"We're clearing out the goods," Gass said. "We're cutting out receipts, and we are being more promotional."

She added that while no one can predict the future, she's confident that marking down prices will incentivize buyers to come to their stores and online checkouts.

Other major big box retailers have encountered similar inventory dilemmas, such as Target and Walmart. In addition to lowering their prices, Walmart is relying on technology to assist with inventory management. The strategies have worked so far, noted John David Rainey, Walmart's executive vice president and chief financial officer. As CIO Dive reported, Walmart is leveraging augmented reality technology to reduce its inventory and speed up fulfillment processes.

Port of LA urges shippers to return as operations return to normal

Of the United States' over 900 shipping ports, the Port of Los Angeles is the country's largest. In addition to being the entire continent's busiest, the LA authority has maintained this distinction for more than 20 years in a row, moving more shipping containers annually than any other at 9.2 million.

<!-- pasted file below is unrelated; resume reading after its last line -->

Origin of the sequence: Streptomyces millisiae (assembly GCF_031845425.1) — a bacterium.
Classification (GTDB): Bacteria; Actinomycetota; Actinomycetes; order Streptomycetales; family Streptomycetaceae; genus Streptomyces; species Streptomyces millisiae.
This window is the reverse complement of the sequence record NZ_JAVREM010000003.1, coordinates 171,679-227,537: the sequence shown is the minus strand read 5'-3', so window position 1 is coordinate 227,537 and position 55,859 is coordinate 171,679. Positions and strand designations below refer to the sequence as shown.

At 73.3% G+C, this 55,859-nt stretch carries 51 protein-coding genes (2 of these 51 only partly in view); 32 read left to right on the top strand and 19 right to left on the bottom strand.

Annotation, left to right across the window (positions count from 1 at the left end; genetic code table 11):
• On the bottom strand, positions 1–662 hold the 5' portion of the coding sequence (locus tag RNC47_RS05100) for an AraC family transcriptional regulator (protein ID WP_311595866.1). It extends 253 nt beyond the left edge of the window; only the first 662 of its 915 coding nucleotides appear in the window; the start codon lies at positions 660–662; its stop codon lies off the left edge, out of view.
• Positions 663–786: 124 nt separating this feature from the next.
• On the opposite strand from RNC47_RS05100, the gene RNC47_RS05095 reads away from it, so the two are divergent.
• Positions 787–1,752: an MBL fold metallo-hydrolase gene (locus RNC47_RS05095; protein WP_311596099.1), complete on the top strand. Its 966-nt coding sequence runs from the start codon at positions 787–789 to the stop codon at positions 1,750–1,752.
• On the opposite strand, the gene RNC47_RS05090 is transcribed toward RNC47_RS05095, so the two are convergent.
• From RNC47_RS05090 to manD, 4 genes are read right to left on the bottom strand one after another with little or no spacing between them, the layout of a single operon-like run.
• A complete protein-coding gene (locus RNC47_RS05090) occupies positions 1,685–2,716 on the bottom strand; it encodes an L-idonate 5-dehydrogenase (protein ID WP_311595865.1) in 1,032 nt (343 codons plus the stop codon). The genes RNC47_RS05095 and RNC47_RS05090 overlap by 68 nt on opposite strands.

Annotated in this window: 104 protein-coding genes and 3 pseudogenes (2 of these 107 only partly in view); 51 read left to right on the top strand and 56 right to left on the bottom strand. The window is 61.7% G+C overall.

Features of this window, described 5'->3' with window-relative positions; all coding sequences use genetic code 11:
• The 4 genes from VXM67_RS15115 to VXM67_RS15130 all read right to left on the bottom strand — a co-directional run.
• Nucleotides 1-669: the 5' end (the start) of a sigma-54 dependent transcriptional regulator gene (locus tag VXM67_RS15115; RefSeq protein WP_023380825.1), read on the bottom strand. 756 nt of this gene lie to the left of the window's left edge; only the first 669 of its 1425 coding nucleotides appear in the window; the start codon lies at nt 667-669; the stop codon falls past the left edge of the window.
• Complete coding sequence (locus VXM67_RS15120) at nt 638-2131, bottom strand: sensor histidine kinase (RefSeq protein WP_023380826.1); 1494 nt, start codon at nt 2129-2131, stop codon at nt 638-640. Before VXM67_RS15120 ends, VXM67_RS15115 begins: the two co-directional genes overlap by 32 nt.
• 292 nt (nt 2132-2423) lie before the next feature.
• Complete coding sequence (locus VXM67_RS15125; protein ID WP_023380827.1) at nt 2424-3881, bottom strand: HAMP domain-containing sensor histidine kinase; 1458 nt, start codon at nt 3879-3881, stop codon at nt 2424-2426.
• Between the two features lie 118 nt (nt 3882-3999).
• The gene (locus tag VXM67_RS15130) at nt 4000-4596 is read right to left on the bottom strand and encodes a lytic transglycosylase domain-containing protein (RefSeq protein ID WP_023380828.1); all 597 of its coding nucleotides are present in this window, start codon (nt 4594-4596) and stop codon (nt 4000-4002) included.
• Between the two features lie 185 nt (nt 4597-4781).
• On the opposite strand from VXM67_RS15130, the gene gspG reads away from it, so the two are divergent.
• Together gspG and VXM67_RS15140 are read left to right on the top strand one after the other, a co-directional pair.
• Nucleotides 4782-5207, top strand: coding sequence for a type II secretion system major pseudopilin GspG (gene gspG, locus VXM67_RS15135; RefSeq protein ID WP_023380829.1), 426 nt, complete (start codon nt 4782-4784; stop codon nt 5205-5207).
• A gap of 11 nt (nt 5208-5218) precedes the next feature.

But for the better part of two years now, the Port of Los Angeles has been the most problematic port, beset by supply chain pinch points and bottlenecks that have beleaguered the business owners and logistics entities that rely on them.

With the ports in the East now encountering delays of their own amid approving conditions in the City of Angels, LA's port's director is urging former users and newcomers alike to head west.

In what might best be described as a reversal of fortunes, the Port of Los Angeles is running more efficiently than it has since prior to the pandemic. Indeed, the authority processed roughly 935,345 twenty-foot equivalent units (TEUs) in July alone. That sets a new record for the month, surpassing the previous all-time high for July by 2.5%.

Gene Seroka, executive director for the Port of Los Angeles, said the numbers don't lie — LA is back from the brink and as strong as ever. The same can't be said for other parts of the country where conditions have slowed to a crawl.

"Our terminals have [the] capacity," Seroka explained. "For cargo owners looking to re-chart their course, come to Los Angeles. We're ready to help."

The delays on the West Coast earlier this year are now playing out along the East Coast. The delays on the West Coast earlier this year are now playing out along the East Coast.